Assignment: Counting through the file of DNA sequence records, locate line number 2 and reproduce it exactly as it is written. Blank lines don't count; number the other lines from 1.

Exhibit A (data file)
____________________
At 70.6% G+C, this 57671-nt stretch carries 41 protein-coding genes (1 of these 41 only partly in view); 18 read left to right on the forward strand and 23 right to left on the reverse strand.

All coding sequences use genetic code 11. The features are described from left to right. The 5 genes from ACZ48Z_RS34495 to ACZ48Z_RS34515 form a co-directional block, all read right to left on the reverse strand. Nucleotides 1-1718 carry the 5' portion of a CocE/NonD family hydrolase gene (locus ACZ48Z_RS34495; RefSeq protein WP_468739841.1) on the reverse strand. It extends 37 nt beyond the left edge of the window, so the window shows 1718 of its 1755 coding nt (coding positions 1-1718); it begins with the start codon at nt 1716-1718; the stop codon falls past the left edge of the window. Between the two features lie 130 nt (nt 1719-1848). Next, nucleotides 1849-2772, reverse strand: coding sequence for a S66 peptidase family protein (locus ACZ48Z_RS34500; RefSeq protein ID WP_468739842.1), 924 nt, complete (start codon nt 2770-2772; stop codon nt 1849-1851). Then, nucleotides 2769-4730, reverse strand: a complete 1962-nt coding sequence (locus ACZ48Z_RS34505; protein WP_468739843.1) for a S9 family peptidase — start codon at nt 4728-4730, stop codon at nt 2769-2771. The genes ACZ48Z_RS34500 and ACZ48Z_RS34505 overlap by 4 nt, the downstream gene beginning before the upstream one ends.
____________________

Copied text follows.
All coding sequences use genetic code 11. The features are described from left to right. The 5 genes from ACZ48Z_RS34495 to ACZ48Z_RS34515 form a co-directional block, all read right to left on the reverse strand. Nucleotides 1-1718 carry the 5' portion of a CocE/NonD family hydrolase gene (locus ACZ48Z_RS34495; RefSeq protein WP_468739841.1) on the reverse strand. It extends 37 nt beyond the left edge of the window, so the window shows 1718 of its 1755 coding nt (coding positions 1-1718); it begins with the start codon at nt 1716-1718; the stop codon falls past the left edge of the window. Between the two features lie 130 nt (nt 1719-1848). Next, nucleotides 1849-2772, reverse strand: coding sequence for a S66 peptidase family protein (locus ACZ48Z_RS34500; RefSeq protein ID WP_468739842.1), 924 nt, complete (start codon nt 2770-2772; stop codon nt 1849-1851). Then, nucleotides 2769-4730, reverse strand: a complete 1962-nt coding sequence (locus ACZ48Z_RS34505; protein WP_468739843.1) for a S9 family peptidase — start codon at nt 4728-4730, stop codon at nt 2769-2771. The genes ACZ48Z_RS34500 and ACZ48Z_RS34505 overlap by 4 nt, the downstream gene beginning before the upstream one ends.